Sometimes it's something I'll see or read--other times it's just an idea that strikes me that I have to write out. A lot of times it's something that has happened to me or my loved ones in real life. Sometimes it's a simple as a deadline to get my creativity going! ;)
What is the one question you wished we had asked?
What is my favorite food? Right now it's ice cream. : )
Rodriguez says, "This is a time to come together, strategize, and work to keep Tia Chucha's viable as a cultural center while we explore our options. We will not give up."
Tia Chucha has placed a call for support. To read Rodriguez' complete message and to find out how one can support visit: www.tiachucha.com.
Saturday, January 6, 2007
Ayrin had whispered to me while we knelt on the the ground and pulled grass to fill our shoeboxes--"I saw the gifts in the closet. The Three Kings are our parents. They are not real." I countered, "Yes, the are! They are in the Bible!" "Si, I know, but they don't come to our houses bringing gifts. But anyway, keep it a secret because Lyma and Javi still believe." I almost cried. I looked at the half empty shoebox wondering where the grass that the horses of the Three Kings were supposed to eat went every year. I had stopped believing in Santa Claus when I saw my mom put the gift under my bed weeks earlier. But I held on to the Three Kings, because at least there was evidence of their existence in the gospels. My dad stood nearby talking loudly to the adult neighbors watching our grass collecting about the approach of the Kings. He pointed to three bright stars and said, "They are close, look, the three stars are getting brighter tonight." I looked up and wondered if Ayrin was right. I was very sad and disappointed. Ayrin would not lie to me.
Morning came and my mom woke me up. "Lisita, the Three Kings came!" I did not rush to the tree as I usually did, my innocent belief snatched at dusk, so I was in no hurry to see gifts bought and wrapped by my parents. But I heard clanging and the voice of my father outside talking to no one about "how careless this year they were." I looked at my mom who shrugged and said, "he has been cleaning for a while now. Open your gifts! The Three Kings came!" Confused and hopeful I started unwrapping the first gift when my dad came in dramatically sweeping his brow of sweat. "Those Three Kings Horses were very messy this year. Leaving all that grass half eaten and strewn about the front. Los Reyes even forgot to close the front gates!" He gestured about putting away a broom and a dustpan. I looked under the tree and saw a few blades of grass still there. "I am going to be sweeping grass for a good month now. What carelessness!" he said and I thought he was really mad at the Kings for a moment. "So, did they bring you what you wanted?"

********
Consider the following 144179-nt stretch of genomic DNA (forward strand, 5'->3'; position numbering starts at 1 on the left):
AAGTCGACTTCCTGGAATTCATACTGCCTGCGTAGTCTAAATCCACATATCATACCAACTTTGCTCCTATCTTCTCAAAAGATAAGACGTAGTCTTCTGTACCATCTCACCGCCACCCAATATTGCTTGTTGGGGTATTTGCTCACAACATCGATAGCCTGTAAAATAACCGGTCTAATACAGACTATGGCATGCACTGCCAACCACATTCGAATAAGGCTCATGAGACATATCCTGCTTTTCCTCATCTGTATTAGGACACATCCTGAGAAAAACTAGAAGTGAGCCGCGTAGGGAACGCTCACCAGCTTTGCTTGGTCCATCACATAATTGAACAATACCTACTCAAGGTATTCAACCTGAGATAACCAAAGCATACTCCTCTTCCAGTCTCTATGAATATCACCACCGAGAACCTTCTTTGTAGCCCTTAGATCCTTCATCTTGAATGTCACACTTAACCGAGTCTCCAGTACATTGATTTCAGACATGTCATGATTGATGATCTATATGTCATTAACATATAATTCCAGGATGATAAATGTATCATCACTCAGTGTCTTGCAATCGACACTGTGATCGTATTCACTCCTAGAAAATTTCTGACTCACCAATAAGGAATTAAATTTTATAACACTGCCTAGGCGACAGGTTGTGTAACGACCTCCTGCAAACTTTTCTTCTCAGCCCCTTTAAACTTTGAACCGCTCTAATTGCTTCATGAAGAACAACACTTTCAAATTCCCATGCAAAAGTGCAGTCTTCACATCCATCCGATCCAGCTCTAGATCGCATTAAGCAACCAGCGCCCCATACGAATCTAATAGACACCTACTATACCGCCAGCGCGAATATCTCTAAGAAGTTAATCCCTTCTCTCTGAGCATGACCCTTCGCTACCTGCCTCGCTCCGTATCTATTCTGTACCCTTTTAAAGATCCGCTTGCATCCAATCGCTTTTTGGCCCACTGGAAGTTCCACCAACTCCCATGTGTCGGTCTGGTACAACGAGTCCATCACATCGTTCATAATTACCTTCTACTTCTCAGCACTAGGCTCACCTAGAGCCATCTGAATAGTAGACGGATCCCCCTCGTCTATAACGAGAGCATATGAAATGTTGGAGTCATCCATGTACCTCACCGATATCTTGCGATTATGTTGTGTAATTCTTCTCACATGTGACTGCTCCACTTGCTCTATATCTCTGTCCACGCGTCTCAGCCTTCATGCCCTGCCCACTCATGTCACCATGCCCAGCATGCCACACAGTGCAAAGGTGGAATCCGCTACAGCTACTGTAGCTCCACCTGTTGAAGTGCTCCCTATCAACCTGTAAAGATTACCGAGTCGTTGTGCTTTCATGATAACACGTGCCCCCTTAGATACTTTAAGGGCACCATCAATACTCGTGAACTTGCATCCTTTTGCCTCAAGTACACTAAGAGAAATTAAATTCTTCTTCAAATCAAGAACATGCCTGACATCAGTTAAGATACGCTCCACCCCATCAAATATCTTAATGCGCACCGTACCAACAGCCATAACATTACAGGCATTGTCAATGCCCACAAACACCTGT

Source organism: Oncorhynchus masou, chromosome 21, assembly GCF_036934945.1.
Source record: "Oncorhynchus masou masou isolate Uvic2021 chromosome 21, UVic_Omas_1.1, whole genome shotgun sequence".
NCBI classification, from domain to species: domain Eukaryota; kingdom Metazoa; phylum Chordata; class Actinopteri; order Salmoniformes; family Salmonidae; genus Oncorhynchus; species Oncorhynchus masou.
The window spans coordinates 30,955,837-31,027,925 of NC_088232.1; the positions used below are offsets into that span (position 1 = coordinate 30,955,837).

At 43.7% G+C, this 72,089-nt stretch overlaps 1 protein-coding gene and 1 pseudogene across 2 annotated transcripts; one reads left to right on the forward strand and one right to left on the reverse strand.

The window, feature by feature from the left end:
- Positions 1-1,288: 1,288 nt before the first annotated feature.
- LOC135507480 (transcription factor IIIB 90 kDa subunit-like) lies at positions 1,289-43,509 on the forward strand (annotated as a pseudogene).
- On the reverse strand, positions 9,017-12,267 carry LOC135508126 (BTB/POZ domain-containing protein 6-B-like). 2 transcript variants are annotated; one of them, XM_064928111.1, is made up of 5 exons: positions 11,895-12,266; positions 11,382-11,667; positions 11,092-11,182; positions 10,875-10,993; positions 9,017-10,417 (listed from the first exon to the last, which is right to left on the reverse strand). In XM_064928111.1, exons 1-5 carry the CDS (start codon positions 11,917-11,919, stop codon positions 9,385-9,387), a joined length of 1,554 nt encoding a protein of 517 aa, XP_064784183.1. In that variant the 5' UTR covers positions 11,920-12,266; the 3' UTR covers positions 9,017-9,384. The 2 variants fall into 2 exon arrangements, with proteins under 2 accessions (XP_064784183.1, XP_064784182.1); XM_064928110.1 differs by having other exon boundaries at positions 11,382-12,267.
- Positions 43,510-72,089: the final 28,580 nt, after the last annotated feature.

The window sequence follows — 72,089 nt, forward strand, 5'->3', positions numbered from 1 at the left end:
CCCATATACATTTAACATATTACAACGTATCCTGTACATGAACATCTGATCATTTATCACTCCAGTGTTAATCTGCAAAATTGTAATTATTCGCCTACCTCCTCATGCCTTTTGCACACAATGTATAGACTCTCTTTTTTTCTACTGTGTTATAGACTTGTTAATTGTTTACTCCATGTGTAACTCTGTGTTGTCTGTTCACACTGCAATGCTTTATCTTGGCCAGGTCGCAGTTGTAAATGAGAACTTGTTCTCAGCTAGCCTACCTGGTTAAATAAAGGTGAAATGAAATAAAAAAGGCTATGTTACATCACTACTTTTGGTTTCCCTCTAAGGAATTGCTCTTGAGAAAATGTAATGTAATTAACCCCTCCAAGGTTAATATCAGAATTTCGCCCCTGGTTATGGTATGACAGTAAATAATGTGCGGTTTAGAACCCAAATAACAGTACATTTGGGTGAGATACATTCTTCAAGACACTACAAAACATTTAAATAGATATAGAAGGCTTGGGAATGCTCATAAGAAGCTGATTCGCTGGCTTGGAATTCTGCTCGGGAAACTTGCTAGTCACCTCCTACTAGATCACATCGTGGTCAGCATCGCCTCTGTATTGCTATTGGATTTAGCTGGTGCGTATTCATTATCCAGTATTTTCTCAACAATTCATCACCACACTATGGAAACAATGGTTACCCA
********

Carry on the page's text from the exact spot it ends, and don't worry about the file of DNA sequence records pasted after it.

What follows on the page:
I don't even remember what the gifts were. All I know was that my parents gave me back the illusion of that day when the wisemen came from the East bearing the gift of faith to all of us, traveling from very far to see the baby who they believed would bring peace to a very troubled planet. I still hang on to that illusion.
Today is January 6th, the day of the Epiphany. Feliz Dia de Reyes! Or like my mom prefers to say now: JAPITRIKINDEI!
About our contributor: Liza Ann Acosta hails from Puerto Rico. She currently resides in Chicago and is a professor at North Park University. Last year was her first Christmas in the states, she was saddened that the celebrations ended so soon. So this year she has returned to ensure that she can properly observe and celebrate one of her favorite holidays: El Dia de Reyes.